“45 Years” does an admirable job at throwing a wrench into this couple’s marriage. But, it’s a tiny wrench.
Patrick King, REEL BRIEF
Based on David Constantine’s short story “In Another Country”, this British film sets in over viewers like a dense London fog, gradually removing all hope of finding a compelling plot. Despite a pair of convincing performances—particularly from genuine showstopper Charlotte Rampling–“45 Years” only teases viewers with bouts of hostility between a retired married couple with over four decades of life spent together.
Set in a small Norfolk village, Kate (Rampling) and her husband Geoff (Tom Courtenay), prepare to celebrate their 45th wedding anniversary that’s less than a week out. Never parents to children, the English couple plans to celebrate the festivities with the only people they know….friends, nearly all kept at arm’s length and never breaking inside either’s BFF circle of trust.
Five days prior to the aging couple’s big day, a letter arrives that threatens to send Kate and Geoff in opposite directions, permanently. From here, jealousy, forthrightness and keeping secrets about an old flame create an interesting psychological autopsy for viewers to delve into.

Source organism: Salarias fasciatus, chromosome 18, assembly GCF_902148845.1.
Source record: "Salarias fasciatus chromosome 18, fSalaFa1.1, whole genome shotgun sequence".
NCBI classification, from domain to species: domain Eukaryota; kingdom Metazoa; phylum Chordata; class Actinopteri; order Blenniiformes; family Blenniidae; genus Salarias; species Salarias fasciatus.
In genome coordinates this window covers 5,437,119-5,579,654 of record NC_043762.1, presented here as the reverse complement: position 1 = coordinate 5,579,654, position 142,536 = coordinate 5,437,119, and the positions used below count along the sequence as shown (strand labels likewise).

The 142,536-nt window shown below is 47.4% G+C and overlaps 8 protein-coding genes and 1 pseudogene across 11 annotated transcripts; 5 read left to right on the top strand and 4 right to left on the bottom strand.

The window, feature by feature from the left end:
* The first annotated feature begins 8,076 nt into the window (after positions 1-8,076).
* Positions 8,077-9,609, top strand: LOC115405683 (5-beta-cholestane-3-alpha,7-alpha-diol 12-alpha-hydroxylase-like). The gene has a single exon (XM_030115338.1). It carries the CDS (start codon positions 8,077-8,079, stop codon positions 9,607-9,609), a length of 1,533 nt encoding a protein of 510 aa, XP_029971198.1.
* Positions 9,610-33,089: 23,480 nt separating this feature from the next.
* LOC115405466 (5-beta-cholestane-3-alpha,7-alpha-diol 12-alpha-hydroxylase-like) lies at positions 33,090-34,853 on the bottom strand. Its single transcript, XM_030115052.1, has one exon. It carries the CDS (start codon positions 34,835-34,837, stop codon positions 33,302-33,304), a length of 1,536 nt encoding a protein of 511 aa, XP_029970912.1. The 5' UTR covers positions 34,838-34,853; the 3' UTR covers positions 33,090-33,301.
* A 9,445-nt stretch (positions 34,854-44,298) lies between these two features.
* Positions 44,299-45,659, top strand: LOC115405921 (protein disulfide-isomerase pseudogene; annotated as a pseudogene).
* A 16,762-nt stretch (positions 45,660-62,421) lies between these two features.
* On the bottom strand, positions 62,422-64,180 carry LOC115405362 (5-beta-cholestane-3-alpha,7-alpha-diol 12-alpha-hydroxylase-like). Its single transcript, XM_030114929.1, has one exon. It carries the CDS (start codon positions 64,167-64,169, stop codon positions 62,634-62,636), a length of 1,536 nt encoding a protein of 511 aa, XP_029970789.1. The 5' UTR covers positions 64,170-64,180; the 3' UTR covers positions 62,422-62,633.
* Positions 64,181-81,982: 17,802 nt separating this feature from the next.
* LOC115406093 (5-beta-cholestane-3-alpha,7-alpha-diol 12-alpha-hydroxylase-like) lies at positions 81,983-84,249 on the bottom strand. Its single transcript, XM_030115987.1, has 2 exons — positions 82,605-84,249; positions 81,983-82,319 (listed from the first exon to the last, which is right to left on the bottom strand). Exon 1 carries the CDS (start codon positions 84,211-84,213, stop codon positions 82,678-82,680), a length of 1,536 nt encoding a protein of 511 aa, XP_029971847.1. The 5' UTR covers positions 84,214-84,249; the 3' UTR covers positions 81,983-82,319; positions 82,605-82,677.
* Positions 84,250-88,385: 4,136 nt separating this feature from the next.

The film’s premise that one’s omission of information to a spouse can jeopardize their relationship is understandable. Delayed grief makes sense as previously undisclosed details begin to unfold on the big-screen. A wife posing “what if?” questions to herself, wondering if things may have been different had she known certain facts 50 years earlier, also rings true to the audience caught in the middle.
“45 Years” does an admirable job at throwing a wrench into this couple’s marriage. But, it’s a tiny wrench. Where “45 Years” falters, though, is that I wanted dishes tossed and voices raised. More remorse. And forgiveness. I wanted that wrench to hit a head or two—some boorish behavior to make me seriously believe a celebration in 96 hours is going to go to waste.
Instead, an already boorishly timid English pace grinds to an even slower crawl. The movie’s final letdown is an abrupt ending, leaving us never quite sure of the outcome—but perhaps not really caring either.
“45 Years” is released in U.S. theaters on December 23rd.
This movie is rated R for language and brief sexuality. Its running time is 1 hour and 35 minutes.
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